Misinformation spreading on social media platforms and cable television is fueling vaccine hesitancy, President BidenJoe BidenFederal class action lawsuit filed over treatment of Haitian migrants Staffer who had contact with Biden tests positive for COVID-19 Overnight Defense & National Security — New rules try to tackle extremism in the ranks MORE said Tuesday.
“The unvaccinated are responsible for their own choices. But those choices have been fueled by dangerous misinformation on cable TV and social media,” Biden said during remarks about the COVID-19 pandemic.
“These companies and personalities are making money by peddling lies and allowing misinformation that can kill their own customers and their own supporters. It’s wrong. It’s immoral. I call on the bearers of these lies and misinformation to stop it, stop it now,” he added.
Biden’s comments Tuesday come as the omicron variant spreads across the country, now making up about three-quarters of COVID-19 cases in the U.S., according to the Centers for Disease Control and Prevention.
Biden said that vaccinated Americans, especially those who have received a booster shot, will be largely protected from severe illness from the omicron variant and made a plea for anyone who has yet to get vaccinated to do so.
“Let me say again and again and again and again, please get vaccinated. It’s the only responsible thing to do. Those who are not vaccinated are causing hospitals to become overrun again,” he said.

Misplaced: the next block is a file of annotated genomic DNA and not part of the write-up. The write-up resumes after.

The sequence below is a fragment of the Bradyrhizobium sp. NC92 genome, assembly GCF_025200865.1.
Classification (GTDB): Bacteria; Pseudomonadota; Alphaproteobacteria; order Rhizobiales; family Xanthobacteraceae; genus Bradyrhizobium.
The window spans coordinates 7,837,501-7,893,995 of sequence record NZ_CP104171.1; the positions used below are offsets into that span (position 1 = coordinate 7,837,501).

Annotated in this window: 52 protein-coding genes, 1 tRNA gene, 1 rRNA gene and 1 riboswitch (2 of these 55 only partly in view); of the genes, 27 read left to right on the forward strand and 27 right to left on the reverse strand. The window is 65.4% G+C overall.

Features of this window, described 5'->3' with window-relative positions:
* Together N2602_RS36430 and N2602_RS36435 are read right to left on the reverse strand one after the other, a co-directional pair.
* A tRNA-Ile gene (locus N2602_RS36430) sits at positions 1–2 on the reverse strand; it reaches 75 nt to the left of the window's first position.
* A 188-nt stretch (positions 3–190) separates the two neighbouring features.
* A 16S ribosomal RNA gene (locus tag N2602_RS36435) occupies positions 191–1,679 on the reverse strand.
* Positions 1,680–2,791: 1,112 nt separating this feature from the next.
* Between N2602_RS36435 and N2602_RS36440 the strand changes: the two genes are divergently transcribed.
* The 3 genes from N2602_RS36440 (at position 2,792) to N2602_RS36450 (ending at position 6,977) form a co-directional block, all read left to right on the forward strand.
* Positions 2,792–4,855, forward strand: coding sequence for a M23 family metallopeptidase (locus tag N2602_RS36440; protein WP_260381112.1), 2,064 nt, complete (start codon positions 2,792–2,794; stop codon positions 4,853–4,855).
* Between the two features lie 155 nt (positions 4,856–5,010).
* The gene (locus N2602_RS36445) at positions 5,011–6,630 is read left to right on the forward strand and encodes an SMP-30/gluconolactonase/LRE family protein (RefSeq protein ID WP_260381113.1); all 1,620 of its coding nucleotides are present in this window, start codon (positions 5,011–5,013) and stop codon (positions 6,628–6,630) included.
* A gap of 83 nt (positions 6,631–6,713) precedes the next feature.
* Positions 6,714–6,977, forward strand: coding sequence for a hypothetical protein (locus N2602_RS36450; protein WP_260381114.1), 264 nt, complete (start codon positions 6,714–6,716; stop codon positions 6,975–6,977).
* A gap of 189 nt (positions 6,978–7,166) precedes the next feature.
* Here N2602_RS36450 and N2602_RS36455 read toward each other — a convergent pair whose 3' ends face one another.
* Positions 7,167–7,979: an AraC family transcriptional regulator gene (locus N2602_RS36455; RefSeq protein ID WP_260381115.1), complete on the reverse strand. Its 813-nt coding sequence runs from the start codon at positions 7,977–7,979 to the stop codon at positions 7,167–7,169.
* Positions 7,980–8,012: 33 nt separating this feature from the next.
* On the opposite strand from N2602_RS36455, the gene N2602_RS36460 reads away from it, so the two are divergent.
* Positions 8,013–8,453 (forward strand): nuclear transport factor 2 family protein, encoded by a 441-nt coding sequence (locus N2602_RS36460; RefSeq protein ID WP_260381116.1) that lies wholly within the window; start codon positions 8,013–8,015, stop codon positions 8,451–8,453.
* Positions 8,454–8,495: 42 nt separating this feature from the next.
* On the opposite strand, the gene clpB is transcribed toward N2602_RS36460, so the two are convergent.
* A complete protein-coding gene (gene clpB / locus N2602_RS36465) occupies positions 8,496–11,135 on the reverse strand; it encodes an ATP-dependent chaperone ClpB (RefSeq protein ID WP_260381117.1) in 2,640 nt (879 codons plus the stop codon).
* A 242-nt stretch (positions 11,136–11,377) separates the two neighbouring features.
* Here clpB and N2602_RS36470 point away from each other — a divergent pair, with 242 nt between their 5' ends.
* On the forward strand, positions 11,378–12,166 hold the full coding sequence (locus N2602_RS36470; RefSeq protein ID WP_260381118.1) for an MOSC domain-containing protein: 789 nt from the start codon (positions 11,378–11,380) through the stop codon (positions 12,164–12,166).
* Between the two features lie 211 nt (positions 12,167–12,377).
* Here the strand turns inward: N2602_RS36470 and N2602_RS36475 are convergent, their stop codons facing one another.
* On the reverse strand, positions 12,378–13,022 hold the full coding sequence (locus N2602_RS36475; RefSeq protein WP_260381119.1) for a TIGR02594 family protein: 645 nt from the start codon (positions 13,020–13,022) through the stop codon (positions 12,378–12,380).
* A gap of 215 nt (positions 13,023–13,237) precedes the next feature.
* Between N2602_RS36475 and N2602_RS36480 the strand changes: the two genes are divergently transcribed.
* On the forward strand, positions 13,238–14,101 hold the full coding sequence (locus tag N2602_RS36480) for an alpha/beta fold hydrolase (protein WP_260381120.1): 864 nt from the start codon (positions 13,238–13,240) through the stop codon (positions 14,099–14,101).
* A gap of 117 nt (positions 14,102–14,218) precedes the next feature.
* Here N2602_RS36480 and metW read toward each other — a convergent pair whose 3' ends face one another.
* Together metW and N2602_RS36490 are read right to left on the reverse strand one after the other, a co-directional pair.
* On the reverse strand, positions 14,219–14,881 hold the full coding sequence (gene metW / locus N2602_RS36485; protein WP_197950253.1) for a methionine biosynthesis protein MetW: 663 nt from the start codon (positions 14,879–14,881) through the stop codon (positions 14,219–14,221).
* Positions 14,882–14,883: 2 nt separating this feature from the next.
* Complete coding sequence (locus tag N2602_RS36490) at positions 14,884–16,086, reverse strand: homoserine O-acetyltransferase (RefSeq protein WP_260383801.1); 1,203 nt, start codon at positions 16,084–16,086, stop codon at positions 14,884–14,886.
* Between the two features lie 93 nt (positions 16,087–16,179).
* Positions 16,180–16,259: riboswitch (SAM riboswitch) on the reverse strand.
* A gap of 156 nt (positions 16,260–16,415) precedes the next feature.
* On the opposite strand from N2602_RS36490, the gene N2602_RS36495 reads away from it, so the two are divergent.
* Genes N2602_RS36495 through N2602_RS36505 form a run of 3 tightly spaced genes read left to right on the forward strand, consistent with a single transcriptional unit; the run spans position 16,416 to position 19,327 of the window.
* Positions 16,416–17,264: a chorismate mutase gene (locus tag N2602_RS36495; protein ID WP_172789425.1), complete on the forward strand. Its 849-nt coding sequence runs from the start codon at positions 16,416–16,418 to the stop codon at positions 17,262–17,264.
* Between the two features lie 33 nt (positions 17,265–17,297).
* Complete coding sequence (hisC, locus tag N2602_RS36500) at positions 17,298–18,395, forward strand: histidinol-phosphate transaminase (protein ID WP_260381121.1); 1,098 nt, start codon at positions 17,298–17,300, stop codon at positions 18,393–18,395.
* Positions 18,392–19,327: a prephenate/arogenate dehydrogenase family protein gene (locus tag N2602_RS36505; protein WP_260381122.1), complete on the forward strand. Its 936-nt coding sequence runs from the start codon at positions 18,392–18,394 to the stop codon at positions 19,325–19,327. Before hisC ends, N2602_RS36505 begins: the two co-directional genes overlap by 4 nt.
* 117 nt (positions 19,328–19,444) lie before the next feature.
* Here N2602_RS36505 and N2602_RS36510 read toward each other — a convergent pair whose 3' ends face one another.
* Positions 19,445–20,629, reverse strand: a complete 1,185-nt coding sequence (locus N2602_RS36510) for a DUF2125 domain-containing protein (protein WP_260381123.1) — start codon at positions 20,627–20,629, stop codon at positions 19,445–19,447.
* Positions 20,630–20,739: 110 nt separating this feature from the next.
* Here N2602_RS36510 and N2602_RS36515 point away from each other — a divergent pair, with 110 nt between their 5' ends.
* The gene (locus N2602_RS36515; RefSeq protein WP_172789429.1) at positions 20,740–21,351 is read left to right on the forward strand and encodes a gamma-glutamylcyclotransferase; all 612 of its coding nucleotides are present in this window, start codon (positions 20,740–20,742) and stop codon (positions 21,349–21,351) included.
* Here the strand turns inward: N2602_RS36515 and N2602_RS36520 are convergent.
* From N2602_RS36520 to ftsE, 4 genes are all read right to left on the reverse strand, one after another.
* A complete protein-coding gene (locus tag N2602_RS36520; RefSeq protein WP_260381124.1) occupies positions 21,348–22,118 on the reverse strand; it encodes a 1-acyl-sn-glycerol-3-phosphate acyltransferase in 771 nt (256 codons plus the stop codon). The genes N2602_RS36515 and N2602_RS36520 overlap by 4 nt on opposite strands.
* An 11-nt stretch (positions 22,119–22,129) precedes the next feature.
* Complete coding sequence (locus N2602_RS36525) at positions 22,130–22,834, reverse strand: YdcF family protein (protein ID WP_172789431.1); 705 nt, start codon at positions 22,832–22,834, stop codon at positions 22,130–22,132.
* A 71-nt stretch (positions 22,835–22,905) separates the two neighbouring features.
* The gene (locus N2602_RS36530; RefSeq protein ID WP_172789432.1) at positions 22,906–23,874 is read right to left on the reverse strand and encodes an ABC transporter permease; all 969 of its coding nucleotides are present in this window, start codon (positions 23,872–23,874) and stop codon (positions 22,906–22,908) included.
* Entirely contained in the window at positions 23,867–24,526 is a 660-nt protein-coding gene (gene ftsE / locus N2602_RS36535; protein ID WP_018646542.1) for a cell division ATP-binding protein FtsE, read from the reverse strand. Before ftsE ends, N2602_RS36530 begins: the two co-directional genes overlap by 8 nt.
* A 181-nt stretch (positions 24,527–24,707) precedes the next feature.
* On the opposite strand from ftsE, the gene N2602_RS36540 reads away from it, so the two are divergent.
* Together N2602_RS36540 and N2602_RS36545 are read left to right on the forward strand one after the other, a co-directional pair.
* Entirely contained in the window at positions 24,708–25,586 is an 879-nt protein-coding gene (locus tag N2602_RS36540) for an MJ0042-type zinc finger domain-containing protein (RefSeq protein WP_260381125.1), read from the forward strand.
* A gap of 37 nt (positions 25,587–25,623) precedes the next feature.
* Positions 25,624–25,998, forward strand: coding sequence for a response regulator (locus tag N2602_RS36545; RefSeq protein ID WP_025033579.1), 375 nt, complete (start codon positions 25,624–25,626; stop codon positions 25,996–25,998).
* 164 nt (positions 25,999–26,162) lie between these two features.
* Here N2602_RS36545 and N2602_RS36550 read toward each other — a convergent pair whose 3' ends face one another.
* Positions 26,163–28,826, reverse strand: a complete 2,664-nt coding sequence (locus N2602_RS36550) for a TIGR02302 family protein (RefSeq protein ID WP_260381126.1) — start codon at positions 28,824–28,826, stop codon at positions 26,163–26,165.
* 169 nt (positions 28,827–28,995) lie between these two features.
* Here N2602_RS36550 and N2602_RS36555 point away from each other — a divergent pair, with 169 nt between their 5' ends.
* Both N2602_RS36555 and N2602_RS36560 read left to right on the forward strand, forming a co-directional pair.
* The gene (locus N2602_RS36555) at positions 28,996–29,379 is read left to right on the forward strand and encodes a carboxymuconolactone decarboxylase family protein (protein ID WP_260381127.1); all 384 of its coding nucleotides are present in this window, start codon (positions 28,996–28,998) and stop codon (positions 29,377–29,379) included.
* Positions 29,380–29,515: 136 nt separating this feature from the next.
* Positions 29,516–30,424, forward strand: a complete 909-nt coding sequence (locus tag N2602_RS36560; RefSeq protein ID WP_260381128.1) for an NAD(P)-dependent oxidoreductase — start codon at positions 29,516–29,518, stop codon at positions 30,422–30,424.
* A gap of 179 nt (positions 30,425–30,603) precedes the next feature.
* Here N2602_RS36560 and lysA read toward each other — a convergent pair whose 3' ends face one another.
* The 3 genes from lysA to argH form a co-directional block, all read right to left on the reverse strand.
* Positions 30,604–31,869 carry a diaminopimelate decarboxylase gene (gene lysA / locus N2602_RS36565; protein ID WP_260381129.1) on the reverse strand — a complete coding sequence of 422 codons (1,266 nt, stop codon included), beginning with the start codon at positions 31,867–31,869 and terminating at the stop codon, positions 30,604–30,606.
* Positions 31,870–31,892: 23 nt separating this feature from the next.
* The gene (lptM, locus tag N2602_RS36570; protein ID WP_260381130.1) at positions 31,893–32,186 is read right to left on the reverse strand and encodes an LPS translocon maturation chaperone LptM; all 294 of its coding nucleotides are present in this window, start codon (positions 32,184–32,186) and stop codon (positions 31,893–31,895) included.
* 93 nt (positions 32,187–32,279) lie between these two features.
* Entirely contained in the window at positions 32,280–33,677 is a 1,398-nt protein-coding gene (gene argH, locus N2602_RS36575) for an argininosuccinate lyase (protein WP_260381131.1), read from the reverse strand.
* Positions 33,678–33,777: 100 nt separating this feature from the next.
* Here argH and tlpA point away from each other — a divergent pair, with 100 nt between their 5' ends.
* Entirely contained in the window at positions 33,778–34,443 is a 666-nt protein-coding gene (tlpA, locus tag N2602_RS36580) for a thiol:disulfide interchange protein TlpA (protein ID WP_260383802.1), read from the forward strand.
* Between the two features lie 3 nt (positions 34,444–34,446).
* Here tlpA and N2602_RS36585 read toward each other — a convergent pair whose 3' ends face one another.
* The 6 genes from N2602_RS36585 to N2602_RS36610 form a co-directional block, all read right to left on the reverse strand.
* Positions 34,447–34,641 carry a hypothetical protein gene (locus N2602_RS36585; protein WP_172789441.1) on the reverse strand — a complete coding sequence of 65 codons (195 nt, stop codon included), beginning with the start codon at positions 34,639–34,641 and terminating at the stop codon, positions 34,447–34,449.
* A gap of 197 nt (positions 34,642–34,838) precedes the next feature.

The latest comments build on the administration’s pressure for social media companies to crack down on health misinformation.
In July, Surgeon General Vivek MurthyVivek MurthyThe Hill’s Morning Report – Presented by Charter Communications – Meadows held in contempt; Biden hasn’t moved Manchin The Hill’s Morning Report – Presented by Charter Communications – Manchin not ready yet; Meadows texts unveiled Jill Biden, Emhoff expected to meet with Waukesha victims and families MORE issued an advisory calling misinformation an “urgent threat” and calling for tech companies to take action against the false claims. At the time, Biden went so far as to say social media platforms are “killing people” by allowing the content, but later walked it back by placing the blame on the spreaders of the misinformation using platforms like Facebook.
Social media companies have defended their handling of vaccine misinformation.
For example, Facebook has touted its COVID-19 information center as a way to combat misinformation. Facebook executive Andrew Bosworth, set to become the chief technical officer for Meta, earlier this month said the company isn’t responsible for mitigating the spread of misinformation on its platform.
“What more can you do if some people who are going to get that real information from a real source choose not to get it?” he said in an interview with “Axios on HBO.”
“That’s their choice. They’re allowed to do that,” he added. “You have an issue with those people. You don’t have an issue with Facebook. You can’t put that on me.”